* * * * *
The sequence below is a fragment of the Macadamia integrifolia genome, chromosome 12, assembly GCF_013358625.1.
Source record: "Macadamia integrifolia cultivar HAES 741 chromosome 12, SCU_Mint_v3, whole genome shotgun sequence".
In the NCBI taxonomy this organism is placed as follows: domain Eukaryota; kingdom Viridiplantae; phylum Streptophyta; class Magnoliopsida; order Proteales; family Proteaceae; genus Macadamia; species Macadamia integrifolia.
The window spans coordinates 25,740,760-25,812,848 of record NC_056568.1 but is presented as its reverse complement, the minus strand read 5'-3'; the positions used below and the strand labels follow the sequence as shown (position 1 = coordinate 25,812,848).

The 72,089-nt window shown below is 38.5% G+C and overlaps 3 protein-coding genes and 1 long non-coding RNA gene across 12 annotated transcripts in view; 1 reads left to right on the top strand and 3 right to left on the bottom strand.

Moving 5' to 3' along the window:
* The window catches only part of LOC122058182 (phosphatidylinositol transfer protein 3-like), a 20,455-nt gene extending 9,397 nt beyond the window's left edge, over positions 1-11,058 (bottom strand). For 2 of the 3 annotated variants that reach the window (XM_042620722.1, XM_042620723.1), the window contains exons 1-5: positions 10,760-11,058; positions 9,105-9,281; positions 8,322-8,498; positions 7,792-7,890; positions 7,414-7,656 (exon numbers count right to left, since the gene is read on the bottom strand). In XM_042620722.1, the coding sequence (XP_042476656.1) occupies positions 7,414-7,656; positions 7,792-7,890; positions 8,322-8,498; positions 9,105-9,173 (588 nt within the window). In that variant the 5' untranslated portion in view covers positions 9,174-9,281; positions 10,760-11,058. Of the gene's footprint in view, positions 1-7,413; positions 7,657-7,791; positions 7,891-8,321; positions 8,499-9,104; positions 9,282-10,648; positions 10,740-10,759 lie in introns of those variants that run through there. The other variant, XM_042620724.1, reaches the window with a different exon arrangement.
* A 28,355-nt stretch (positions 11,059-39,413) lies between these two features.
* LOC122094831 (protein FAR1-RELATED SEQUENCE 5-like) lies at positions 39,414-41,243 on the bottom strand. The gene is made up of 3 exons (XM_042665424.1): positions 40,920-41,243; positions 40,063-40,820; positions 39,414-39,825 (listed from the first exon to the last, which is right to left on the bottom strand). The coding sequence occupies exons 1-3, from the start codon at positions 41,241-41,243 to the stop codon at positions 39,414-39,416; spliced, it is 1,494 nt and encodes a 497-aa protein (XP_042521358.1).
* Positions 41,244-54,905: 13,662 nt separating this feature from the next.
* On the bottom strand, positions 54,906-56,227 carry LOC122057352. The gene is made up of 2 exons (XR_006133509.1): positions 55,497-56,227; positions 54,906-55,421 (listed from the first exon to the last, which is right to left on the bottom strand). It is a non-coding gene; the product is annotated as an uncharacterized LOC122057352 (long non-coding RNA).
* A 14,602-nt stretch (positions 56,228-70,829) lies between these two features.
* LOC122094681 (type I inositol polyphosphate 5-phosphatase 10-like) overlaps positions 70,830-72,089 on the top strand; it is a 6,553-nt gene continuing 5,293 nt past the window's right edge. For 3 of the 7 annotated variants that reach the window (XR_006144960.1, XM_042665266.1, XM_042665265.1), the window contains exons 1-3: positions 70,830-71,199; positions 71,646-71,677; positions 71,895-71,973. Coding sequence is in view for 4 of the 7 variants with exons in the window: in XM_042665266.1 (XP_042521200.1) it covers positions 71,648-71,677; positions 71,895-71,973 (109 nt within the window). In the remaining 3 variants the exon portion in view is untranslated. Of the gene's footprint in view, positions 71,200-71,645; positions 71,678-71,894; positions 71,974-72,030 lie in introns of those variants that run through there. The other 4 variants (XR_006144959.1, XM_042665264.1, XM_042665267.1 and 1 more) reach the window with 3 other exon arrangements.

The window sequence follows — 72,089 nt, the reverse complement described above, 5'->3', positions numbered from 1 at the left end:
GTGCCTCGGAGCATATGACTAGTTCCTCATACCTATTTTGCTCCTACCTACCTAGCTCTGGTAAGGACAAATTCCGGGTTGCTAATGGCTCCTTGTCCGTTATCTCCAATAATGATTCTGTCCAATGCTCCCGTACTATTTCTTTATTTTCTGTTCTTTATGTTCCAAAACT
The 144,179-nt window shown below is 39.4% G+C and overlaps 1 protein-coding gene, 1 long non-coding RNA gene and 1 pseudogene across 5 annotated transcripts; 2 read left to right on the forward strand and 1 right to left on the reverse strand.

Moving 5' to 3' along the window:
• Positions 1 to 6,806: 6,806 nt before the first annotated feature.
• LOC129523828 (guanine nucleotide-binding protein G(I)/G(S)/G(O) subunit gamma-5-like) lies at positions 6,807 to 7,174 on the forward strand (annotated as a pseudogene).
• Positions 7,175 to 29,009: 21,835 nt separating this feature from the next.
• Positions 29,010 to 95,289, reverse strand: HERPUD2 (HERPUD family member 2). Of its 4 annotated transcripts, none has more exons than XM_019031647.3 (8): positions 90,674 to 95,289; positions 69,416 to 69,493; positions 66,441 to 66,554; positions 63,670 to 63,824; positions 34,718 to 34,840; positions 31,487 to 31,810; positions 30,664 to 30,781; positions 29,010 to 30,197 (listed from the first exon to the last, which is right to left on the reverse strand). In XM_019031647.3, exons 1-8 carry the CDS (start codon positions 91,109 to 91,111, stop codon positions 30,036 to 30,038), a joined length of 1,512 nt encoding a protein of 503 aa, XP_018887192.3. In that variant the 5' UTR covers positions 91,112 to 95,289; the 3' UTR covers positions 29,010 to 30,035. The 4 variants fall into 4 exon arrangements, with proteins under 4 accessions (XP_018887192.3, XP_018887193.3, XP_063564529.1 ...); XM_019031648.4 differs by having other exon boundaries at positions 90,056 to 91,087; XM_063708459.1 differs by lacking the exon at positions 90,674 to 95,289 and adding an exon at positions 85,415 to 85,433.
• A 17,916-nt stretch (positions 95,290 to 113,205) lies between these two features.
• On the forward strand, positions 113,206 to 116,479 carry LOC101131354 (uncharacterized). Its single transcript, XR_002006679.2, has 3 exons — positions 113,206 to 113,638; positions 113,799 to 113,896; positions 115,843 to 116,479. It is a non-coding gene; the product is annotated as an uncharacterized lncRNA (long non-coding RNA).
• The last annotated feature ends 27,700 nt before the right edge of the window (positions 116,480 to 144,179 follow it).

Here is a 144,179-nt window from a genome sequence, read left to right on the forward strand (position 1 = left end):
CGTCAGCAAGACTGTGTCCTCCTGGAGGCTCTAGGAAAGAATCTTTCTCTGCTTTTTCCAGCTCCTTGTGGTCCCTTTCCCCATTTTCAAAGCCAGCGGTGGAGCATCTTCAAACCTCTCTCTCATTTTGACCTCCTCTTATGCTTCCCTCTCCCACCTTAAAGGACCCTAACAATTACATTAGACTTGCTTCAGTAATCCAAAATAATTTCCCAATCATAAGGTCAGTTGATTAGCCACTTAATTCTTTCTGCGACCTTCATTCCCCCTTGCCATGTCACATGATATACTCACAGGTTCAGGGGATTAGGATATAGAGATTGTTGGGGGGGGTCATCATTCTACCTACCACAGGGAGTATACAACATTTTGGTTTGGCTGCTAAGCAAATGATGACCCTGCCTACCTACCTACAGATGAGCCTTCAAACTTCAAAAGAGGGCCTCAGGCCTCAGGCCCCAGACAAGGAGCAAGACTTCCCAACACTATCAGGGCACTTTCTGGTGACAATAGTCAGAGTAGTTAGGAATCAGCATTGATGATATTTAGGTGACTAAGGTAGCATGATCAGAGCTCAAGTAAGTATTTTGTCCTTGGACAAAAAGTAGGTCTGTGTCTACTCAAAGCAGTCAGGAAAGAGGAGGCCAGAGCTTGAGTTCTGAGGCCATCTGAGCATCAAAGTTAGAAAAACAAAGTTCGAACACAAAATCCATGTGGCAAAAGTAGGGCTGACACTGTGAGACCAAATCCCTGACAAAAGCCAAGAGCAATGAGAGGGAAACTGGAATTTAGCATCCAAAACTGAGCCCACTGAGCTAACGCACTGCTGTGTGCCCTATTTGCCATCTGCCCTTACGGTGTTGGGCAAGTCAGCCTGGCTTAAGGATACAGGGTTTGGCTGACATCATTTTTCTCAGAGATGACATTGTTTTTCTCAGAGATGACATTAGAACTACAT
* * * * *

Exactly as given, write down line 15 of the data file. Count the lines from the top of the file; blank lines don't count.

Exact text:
GTGCCTCGGAGCATATGACTAGTTCCTCATACCTATTTTGCTCCTACCTACCTAGCTCTGGTAAGGACAAATTCCGGGTTGCTAATGGCTCCTTGTCCGTTATCTCCAATAATGATTCTGTCCAATGCTCCCGTACTATTTCTTTATTTTCTGTTCTTTATGTTCCAAAACT